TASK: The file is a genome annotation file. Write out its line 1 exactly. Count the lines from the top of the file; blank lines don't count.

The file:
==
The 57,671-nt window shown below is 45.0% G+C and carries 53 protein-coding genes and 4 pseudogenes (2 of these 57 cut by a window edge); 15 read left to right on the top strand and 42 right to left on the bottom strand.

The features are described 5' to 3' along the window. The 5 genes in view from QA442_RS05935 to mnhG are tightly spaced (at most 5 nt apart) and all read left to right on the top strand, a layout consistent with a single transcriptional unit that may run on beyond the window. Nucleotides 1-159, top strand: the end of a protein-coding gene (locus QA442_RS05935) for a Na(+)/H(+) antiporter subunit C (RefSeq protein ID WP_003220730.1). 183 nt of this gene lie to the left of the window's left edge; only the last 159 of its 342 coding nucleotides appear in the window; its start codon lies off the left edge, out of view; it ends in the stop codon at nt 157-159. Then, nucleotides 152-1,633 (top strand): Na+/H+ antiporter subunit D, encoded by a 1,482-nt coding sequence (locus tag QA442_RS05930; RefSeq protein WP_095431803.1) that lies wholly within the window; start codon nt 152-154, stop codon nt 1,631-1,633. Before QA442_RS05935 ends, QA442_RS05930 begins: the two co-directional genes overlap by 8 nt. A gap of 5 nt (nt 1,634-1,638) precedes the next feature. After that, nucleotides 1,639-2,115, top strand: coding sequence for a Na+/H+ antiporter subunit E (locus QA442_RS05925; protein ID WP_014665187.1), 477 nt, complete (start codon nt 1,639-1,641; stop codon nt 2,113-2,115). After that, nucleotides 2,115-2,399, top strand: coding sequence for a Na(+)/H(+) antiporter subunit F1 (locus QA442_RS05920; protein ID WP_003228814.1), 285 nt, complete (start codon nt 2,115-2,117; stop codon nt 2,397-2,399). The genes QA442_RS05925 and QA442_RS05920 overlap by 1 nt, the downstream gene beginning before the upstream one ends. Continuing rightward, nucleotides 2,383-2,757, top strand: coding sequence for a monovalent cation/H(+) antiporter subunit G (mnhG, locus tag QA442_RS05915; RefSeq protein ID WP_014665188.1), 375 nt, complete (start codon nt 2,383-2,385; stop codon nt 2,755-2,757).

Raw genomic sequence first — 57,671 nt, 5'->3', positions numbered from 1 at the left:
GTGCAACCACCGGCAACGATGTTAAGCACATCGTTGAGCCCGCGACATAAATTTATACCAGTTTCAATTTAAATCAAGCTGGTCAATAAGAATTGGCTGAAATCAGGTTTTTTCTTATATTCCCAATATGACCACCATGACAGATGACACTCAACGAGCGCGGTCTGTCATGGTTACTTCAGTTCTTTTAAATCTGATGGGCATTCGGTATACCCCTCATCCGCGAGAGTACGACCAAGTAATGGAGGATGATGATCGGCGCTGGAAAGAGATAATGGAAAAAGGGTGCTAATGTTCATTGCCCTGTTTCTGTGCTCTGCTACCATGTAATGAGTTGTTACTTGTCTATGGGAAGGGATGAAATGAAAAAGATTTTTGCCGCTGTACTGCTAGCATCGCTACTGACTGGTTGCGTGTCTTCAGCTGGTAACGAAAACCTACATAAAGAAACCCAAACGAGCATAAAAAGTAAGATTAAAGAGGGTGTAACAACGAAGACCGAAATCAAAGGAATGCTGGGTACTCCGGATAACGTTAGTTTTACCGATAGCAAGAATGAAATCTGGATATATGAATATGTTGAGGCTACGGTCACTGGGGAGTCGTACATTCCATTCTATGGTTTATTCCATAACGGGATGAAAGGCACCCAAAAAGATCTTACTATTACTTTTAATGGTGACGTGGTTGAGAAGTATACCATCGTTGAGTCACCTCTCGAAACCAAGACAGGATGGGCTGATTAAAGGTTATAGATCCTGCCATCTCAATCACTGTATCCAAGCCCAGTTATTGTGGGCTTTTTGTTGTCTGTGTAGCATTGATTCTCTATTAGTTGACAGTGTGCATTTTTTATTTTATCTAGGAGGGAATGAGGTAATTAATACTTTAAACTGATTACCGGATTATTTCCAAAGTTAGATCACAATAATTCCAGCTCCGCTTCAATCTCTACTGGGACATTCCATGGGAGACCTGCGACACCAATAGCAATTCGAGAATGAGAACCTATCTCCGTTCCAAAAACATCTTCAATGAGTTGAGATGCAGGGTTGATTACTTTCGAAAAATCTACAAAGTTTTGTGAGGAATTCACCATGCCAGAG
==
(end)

The 57,671-nt window shown below is 45.0% G+C and carries 53 protein-coding genes and 4 pseudogenes (2 of these 57 cut by a window edge); 15 read left to right on the top strand and 42 right to left on the bottom strand.